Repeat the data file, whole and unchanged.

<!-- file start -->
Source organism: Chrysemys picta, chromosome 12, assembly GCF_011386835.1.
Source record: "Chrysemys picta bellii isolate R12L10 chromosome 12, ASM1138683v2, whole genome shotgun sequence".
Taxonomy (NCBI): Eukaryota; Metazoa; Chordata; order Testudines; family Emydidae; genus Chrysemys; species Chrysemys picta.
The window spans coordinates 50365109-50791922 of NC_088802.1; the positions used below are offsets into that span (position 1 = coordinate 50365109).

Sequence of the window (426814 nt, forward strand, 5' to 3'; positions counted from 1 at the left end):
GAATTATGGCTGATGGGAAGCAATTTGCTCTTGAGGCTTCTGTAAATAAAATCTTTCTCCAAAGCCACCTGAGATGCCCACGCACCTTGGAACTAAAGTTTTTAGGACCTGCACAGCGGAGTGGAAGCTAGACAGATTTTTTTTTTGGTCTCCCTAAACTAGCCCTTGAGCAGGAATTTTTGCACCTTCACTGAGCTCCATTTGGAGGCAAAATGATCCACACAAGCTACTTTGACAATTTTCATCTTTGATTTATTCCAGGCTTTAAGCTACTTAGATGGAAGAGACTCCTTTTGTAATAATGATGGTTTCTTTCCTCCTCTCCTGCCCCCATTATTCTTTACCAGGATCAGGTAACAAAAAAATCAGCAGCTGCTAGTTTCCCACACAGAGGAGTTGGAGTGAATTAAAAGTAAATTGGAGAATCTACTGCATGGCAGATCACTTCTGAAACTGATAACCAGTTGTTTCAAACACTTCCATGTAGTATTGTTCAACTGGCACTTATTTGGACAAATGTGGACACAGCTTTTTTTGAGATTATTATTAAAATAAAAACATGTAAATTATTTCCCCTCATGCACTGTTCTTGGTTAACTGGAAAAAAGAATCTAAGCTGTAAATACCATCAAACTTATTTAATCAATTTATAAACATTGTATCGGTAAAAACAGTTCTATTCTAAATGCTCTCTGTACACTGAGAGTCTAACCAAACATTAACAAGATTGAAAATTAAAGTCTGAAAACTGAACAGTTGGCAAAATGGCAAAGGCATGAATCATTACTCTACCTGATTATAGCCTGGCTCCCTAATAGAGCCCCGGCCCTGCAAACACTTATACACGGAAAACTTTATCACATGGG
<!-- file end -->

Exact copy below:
Source organism: Chrysemys picta, chromosome 12, assembly GCF_011386835.1.
Source record: "Chrysemys picta bellii isolate R12L10 chromosome 12, ASM1138683v2, whole genome shotgun sequence".
Taxonomy (NCBI): Eukaryota; Metazoa; Chordata; order Testudines; family Emydidae; genus Chrysemys; species Chrysemys picta.
The window spans coordinates 50365109-50791922 of NC_088802.1; the positions used below are offsets into that span (position 1 = coordinate 50365109).

Sequence of the window (426814 nt, forward strand, 5' to 3'; positions counted from 1 at the left end):
GAATTATGGCTGATGGGAAGCAATTTGCTCTTGAGGCTTCTGTAAATAAAATCTTTCTCCAAAGCCACCTGAGATGCCCACGCACCTTGGAACTAAAGTTTTTAGGACCTGCACAGCGGAGTGGAAGCTAGACAGATTTTTTTTTTGGTCTCCCTAAACTAGCCCTTGAGCAGGAATTTTTGCACCTTCACTGAGCTCCATTTGGAGGCAAAATGATCCACACAAGCTACTTTGACAATTTTCATCTTTGATTTATTCCAGGCTTTAAGCTACTTAGATGGAAGAGACTCCTTTTGTAATAATGATGGTTTCTTTCCTCCTCTCCTGCCCCCATTATTCTTTACCAGGATCAGGTAACAAAAAAATCAGCAGCTGCTAGTTTCCCACACAGAGGAGTTGGAGTGAATTAAAAGTAAATTGGAGAATCTACTGCATGGCAGATCACTTCTGAAACTGATAACCAGTTGTTTCAAACACTTCCATGTAGTATTGTTCAACTGGCACTTATTTGGACAAATGTGGACACAGCTTTTTTTGAGATTATTATTAAAATAAAAACATGTAAATTATTTCCCCTCATGCACTGTTCTTGGTTAACTGGAAAAAAGAATCTAAGCTGTAAATACCATCAAACTTATTTAATCAATTTATAAACATTGTATCGGTAAAAACAGTTCTATTCTAAATGCTCTCTGTACACTGAGAGTCTAACCAAACATTAACAAGATTGAAAATTAAAGTCTGAAAACTGAACAGTTGGCAAAATGGCAAAGGCATGAATCATTACTCTACCTGATTATAGCCTGGCTCCCTAATAGAGCCCCGGCCCTGCAAACACTTATACACGGAAAACTTTATCACATGGG